A Naked Singularity (Paper) - Sergio  de la Pava Much like the title suggests, themes collapse in on themselves in De La Pava’s self-published 700 page novel. It revels in digressions and ambiguity. Maybe a little too self-consciously at times and there’s definitely some obscurantism going on. What was left unanswered for me at the end was whether it was done to mask the lack of cohesion in themes or whether I’m just an idiot.

Casi is a public defender and De La Pava gets the voice spot on. Which makes sense. De La Pava is a public defender as well. From the first 40 pages where Casi is working late night bail hearings, to the trial transcripts, to the meetings with clients, to the battles with the court and DA, he captures the essence of the job. Though he brushes on several layers of wit to make it all look a lot more clever.

But that’s not really what the book is about. Even though it gives some great commentary on the death penalty and justice in general, it’s background noise. The plot evolves into something more page-turning and can’t-put-down worthy though I’ll leave it at that to avoid spoilers. But that’s not really what the book is about either.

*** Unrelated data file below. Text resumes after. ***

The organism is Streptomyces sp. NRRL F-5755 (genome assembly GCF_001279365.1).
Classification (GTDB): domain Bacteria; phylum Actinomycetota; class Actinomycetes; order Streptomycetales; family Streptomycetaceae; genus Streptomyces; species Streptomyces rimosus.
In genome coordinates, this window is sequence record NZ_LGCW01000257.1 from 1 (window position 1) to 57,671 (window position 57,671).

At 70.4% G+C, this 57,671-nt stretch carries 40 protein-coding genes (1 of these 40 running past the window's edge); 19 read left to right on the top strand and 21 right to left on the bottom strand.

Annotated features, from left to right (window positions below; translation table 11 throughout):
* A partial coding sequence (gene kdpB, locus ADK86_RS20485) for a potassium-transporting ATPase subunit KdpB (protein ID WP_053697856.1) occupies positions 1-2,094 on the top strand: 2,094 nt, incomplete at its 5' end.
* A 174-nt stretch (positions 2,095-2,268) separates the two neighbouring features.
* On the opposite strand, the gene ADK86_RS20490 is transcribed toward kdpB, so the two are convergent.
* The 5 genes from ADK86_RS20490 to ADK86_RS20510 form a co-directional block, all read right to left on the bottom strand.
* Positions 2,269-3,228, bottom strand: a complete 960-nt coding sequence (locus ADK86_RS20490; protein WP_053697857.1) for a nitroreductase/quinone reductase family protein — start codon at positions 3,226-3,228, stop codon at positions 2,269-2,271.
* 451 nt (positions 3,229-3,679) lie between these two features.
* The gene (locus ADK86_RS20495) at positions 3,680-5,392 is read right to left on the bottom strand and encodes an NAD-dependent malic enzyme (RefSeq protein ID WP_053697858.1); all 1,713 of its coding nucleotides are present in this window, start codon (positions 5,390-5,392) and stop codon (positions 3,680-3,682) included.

It’s in the digressions where the book really seeks its soul. Lengthy passages on the boxer Willifred Benitez, moments with family, non sequiters with the dudes living down the hall and the subtle influence of Television (yes, I capitalized it because he does). It’s about the pursuit of perfection which in turn is the pursuit of meaning which gets boiled down to the pursuit of our own role in all of this. A search for identity in the noise.

For the philosophy junkie, there are plenty of references which can add a layer or two and justify a major. Some explicit rationalist vs. empiricist conversations are at play through most of the book. Tantalizingly, there is a vague shift in Casi’s view and the events in the book which seemed best summed up here:
David Hume was his favorite Alyona once said. This was during one of our first real conversations, at the end of which I think we exchanged keys to our respective apartments although I almost immediately misplaced his. I said I guessed there was nothing wrong with Hume provided it was acknowledged that Descartes was The Man. At the end of the conversation I went home and made this list:

1. Descartes
2. Kant
3. Wittgenstein
4. Kripke
5. Lewis
6. Hume

A list which I would now strenuously disagree but I am merely reporting what it was at the time.Pg. 499
There’s a lot which can be read into A Naked Singularity without getting too pulled away from what is a fairly compelling plot in the middle. Sure, I would have preferred having a better sense of what de La Pava was after in the end, but there’s plenty left to chew on even if it wasn’t what he prepared.


Note: I was impressed I wrote this without mentioning Infinite Jest and David Foster Wallace.